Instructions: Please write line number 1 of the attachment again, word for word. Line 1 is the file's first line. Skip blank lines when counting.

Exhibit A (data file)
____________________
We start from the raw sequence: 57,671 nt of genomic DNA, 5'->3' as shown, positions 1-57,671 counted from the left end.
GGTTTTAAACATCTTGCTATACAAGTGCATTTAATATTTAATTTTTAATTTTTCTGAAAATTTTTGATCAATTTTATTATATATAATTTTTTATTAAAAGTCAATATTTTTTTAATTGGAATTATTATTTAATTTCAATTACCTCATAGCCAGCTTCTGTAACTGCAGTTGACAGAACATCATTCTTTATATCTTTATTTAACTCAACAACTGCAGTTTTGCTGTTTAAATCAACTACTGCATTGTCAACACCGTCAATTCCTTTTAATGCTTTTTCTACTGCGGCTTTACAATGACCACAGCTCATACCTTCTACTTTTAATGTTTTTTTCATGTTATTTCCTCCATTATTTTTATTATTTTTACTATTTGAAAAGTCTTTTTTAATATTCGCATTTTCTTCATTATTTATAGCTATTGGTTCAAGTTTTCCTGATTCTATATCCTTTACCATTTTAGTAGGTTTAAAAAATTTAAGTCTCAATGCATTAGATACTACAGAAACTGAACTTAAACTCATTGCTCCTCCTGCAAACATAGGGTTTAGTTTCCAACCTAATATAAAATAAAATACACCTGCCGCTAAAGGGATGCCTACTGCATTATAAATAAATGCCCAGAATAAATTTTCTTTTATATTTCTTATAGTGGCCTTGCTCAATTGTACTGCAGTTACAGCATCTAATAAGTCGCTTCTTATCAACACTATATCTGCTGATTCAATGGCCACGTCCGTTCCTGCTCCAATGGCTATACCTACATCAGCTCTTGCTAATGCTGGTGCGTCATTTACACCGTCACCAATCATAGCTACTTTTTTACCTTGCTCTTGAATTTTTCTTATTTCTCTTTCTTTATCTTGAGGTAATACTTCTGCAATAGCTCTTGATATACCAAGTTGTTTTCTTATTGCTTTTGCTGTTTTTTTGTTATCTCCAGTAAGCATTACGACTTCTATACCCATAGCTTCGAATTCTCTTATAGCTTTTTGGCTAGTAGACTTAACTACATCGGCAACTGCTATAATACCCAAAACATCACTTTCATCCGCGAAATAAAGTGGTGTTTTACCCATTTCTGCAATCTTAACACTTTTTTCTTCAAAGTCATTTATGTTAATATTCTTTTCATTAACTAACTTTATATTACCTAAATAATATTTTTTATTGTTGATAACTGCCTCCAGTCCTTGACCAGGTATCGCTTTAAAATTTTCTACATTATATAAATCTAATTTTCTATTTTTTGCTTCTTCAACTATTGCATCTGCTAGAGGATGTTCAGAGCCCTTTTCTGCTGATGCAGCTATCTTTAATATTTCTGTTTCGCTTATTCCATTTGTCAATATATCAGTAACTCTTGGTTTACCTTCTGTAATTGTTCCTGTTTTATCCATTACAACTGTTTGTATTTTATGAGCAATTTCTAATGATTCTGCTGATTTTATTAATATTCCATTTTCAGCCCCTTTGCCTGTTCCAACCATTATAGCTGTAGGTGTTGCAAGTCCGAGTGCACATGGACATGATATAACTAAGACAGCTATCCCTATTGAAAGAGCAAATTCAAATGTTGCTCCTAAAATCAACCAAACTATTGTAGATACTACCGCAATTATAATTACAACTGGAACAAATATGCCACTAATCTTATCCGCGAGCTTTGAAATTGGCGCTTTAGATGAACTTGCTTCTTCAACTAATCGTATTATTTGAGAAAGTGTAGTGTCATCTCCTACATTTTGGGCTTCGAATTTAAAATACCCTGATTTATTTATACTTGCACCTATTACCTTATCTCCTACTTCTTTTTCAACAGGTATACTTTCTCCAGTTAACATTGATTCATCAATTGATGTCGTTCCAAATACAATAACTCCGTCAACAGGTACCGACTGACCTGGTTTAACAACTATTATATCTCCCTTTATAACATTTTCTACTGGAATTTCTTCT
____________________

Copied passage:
We start from the raw sequence: 57,671 nt of genomic DNA, 5'->3' as shown, positions 1-57,671 counted from the left end.